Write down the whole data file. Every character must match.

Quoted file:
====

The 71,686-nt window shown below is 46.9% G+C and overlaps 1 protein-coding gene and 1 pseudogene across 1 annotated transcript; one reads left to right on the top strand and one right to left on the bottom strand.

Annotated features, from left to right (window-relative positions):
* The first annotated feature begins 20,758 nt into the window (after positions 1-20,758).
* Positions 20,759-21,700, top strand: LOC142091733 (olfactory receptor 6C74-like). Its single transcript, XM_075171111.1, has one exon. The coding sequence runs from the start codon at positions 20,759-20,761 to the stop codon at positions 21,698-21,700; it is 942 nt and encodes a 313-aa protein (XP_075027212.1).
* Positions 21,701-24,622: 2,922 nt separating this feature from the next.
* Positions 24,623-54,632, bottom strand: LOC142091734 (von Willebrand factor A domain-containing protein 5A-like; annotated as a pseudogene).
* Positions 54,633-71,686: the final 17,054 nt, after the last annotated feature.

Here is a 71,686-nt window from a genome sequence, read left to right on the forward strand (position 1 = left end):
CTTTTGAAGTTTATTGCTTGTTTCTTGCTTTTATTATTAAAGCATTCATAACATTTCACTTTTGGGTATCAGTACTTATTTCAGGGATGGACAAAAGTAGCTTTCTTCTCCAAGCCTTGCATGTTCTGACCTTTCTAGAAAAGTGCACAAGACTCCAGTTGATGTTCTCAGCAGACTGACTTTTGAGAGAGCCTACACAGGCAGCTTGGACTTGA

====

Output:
The 71,686-nt window shown below is 46.9% G+C and overlaps 1 protein-coding gene and 1 pseudogene across 1 annotated transcript; one reads left to right on the top strand and one right to left on the bottom strand.

Annotated features, from left to right (window-relative positions):
* The first annotated feature begins 20,758 nt into the window (after positions 1-20,758).
* Positions 20,759-21,700, top strand: LOC142091733 (olfactory receptor 6C74-like). Its single transcript, XM_075171111.1, has one exon. The coding sequence runs from the start codon at positions 20,759-20,761 to the stop codon at positions 21,698-21,700; it is 942 nt and encodes a 313-aa protein (XP_075027212.1).
* Positions 21,701-24,622: 2,922 nt separating this feature from the next.
* Positions 24,623-54,632, bottom strand: LOC142091734 (von Willebrand factor A domain-containing protein 5A-like; annotated as a pseudogene).
* Positions 54,633-71,686: the final 17,054 nt, after the last annotated feature.

Here is a 71,686-nt window from a genome sequence, read left to right on the forward strand (position 1 = left end):
CTTTTGAAGTTTATTGCTTGTTTCTTGCTTTTATTATTAAAGCATTCATAACATTTCACTTTTGGGTATCAGTACTTATTTCAGGGATGGACAAAAGTAGCTTTCTTCTCCAAGCCTTGCATGTTCTGACCTTTCTAGAAAAGTGCACAAGACTCCAGTTGATGTTCTCAGCAGACTGACTTTTGAGAGAGCCTACACAGGCAGCTTGGACTTGA